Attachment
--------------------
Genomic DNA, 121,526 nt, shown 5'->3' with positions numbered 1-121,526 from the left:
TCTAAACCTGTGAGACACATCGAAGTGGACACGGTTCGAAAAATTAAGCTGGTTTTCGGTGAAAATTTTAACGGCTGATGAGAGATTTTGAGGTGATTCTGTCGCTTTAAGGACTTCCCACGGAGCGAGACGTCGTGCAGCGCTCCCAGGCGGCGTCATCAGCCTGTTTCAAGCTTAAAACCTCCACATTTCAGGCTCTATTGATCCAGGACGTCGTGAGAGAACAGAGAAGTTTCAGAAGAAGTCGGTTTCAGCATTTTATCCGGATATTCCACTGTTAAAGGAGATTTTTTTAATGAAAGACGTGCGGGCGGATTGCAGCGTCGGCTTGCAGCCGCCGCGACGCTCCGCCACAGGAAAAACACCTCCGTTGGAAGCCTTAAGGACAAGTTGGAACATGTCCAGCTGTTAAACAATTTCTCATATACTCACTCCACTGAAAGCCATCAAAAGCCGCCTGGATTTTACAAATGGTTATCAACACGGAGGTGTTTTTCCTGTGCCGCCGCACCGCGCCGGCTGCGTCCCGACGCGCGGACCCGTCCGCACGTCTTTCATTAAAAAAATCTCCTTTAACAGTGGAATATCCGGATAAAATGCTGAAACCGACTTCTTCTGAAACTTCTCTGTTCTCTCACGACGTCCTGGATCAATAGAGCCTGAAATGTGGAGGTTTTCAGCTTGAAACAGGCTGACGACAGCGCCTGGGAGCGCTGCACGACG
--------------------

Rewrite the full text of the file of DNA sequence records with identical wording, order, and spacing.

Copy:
Genomic DNA, 121,526 nt, shown 5'->3' with positions numbered 1-121,526 from the left:
TCTAAACCTGTGAGACACATCGAAGTGGACACGGTTCGAAAAATTAAGCTGGTTTTCGGTGAAAATTTTAACGGCTGATGAGAGATTTTGAGGTGATTCTGTCGCTTTAAGGACTTCCCACGGAGCGAGACGTCGTGCAGCGCTCCCAGGCGGCGTCATCAGCCTGTTTCAAGCTTAAAACCTCCACATTTCAGGCTCTATTGATCCAGGACGTCGTGAGAGAACAGAGAAGTTTCAGAAGAAGTCGGTTTCAGCATTTTATCCGGATATTCCACTGTTAAAGGAGATTTTTTTAATGAAAGACGTGCGGGCGGATTGCAGCGTCGGCTTGCAGCCGCCGCGACGCTCCGCCACAGGAAAAACACCTCCGTTGGAAGCCTTAAGGACAAGTTGGAACATGTCCAGCTGTTAAACAATTTCTCATATACTCACTCCACTGAAAGCCATCAAAAGCCGCCTGGATTTTACAAATGGTTATCAACACGGAGGTGTTTTTCCTGTGCCGCCGCACCGCGCCGGCTGCGTCCCGACGCGCGGACCCGTCCGCACGTCTTTCATTAAAAAAATCTCCTTTAACAGTGGAATATCCGGATAAAATGCTGAAACCGACTTCTTCTGAAACTTCTCTGTTCTCTCACGACGTCCTGGATCAATAGAGCCTGAAATGTGGAGGTTTTCAGCTTGAAACAGGCTGACGACAGCGCCTGGGAGCGCTGCACGACG